27 October 2011

Clever, Those Chinese, Very Clever

When the engineering solution to a problem is simple we tend to overlook the elegance of its simplicity. Chamber locks, with gates at both ends, were in use in China by the tenth century. They were likely introduced to Britain from the Netherlands, where the first recorded example in Europe was at Vreeswijk, from 1373. This example, on the Montgomery Canal, is one of a sequential pair.

15 October 2011

Welsh Mustard

The Valley Works of Rhydymwyn, near Mold, was founded in 1939 as a facility for the production and storage of mustard gas by ICI’s Special Products Division. It takes its name from the Alyn Valley. The Alyn was culverted and, back in the days before we pretended to give a damn about the environment, used to discharge toxic waste into the estuary of the River Dee.
The site was split into four main areas: mustard gas production, bulk storage in three tunnels driven into the limestone flanks of the valley, the filling of shells, and the fitting of these with explosives and fuses (one of the magazines is pictured above). The facility provided for the production of over 300 tons per week.

Mustard gas production stopped at the end of WWII. From 1947 to 1959 the tunnels were home to the UK's strategic stocks. Ultimately the material was dumped at sea or burned on site, which remained as a buffer depot until the early 1990s. Some remediation work was undertaken in 2003, but the site undoubtedly remains toxic, and is thus securely fenced and guarded. 

There were originally 200 or so buildings. About 50 remain. One, building P6, was converted in 1942 to house equipment used to test how feasible it might be to separate the isotope U-235 on an industrial scale. This was for Tube Alloys, the codename for part of Britain's nuclear programme. This ended in 1945 when America constructed and used the world's first nuclear weapon, humankind's next generation of WMD. 

10 October 2011

Llanymynech Toposcope

High above the village of Llanymynech, on the border of England and Wales, is the Border Viewpoint, a toposcope fabricated in 2011 by Tanya and Gideon Petersen. The toposcope proper is rather crudely made, but the supporting frieze, in hot-forged steel, has as its right-hand panel a very effective silhouette of the interior of the Hoffman kiln that can be seen in the plain below.

07 October 2011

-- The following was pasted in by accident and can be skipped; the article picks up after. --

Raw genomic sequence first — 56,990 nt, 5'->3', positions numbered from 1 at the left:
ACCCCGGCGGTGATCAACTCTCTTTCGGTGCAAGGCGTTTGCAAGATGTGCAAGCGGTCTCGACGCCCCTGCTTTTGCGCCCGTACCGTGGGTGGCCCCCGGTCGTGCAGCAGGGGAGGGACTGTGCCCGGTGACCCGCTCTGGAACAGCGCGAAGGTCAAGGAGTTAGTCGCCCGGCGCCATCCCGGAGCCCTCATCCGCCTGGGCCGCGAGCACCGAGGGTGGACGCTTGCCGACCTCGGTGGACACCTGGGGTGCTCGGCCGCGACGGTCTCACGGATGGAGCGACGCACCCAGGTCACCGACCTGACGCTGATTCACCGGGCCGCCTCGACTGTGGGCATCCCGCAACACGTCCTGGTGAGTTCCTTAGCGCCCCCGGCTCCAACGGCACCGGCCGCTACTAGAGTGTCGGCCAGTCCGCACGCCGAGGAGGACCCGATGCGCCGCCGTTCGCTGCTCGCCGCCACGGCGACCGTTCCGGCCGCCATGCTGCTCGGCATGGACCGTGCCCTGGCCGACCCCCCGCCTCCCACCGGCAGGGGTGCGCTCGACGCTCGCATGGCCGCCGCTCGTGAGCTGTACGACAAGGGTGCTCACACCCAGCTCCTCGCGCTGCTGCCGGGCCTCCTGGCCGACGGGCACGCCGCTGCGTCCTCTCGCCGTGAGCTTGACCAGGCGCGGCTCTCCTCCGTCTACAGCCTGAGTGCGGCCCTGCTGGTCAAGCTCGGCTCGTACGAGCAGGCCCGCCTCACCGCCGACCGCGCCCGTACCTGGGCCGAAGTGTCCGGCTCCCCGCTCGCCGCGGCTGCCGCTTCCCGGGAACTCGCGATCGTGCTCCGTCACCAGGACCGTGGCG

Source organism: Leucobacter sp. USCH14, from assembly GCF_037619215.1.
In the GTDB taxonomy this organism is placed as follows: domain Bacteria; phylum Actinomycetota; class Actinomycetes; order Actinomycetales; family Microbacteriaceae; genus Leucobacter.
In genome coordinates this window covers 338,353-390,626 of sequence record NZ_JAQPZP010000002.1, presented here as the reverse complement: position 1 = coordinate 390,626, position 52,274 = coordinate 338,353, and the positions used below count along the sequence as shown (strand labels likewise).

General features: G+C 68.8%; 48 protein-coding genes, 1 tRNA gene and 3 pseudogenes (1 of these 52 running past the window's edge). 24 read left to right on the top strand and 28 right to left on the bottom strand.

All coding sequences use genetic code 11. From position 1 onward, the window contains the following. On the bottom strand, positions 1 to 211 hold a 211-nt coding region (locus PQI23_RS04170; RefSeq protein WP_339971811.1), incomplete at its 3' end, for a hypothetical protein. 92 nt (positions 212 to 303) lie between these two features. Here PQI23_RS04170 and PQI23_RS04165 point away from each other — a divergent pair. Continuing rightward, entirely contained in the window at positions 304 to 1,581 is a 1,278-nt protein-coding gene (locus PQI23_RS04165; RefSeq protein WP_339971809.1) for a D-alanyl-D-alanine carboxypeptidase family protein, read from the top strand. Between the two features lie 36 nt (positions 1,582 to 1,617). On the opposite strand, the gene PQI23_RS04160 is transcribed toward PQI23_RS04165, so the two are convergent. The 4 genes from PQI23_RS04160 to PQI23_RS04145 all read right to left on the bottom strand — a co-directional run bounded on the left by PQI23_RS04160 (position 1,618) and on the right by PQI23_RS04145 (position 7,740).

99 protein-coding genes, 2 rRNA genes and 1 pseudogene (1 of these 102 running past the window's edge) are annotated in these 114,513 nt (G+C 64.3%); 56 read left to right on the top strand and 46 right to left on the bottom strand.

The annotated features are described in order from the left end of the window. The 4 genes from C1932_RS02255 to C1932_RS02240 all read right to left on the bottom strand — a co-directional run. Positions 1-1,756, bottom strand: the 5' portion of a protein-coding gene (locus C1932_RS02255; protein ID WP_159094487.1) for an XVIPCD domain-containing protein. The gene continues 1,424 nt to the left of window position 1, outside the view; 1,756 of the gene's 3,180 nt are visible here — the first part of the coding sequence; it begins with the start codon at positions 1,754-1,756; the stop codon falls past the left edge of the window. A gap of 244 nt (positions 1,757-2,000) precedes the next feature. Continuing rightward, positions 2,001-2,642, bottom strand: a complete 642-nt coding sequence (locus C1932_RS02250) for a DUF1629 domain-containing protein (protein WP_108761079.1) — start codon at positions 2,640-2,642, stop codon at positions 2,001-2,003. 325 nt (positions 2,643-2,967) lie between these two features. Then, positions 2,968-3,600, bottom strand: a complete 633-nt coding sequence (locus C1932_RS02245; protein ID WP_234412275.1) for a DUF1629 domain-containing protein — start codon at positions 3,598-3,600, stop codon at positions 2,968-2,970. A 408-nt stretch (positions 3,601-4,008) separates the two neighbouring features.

Triumph Dolomite 1500 SE

At 32 years' old and given Leyland's reputation for patchy build quality using dodgy steel, that the Dolomite passed its MOT is pleasing. FGU 417V was likely saved by its immediate post-build application of Cadulac rust-proofing. With new rear tyres, replaced indicator flasher unit, and adjustment of the handbrake cable, she's good to go.

Introduced in 1979, just 2,163 SEs were produced. You could have it in any colour and options scheme you desired, as long as your choice was black paint, full-length silver stripe, front spoiler, and Spitfire-type wheels. They all have burr walnut door caps and dashboard, grey velour seats, and grey carpet.

The DVLA cites just 36 remaining examples. Of those, only a dozen are understood to be running around. If you have a 1500 SE, please drop YMGW an email with your name, location, car registration, and some information about whether it's on the road.

04 October 2011

Bencroft Wood

One of the four woods that go to make up the larger reserve of Broxbourne Woods - YMGW passim - Bencroft Wood, Hertfordshire, is predominantly of hornbeam coppiced for many hundreds of years. This supplied the maltings of Hertford and Ware with fuel, and charcoal for the manufacture of gunpowder. The above truck find is likely beyond identification.

01 October 2011

Yet Another Fine Car, Stanley!

To have one steam car turn up at a local cafĂ© - YMGW passim - is more than a little unusual. To have another do the same just a few weeks later is quite incredible. This is another 1909 Stanley, a 10hp Model E2, same owners. The hand-painted coachwork is stunning.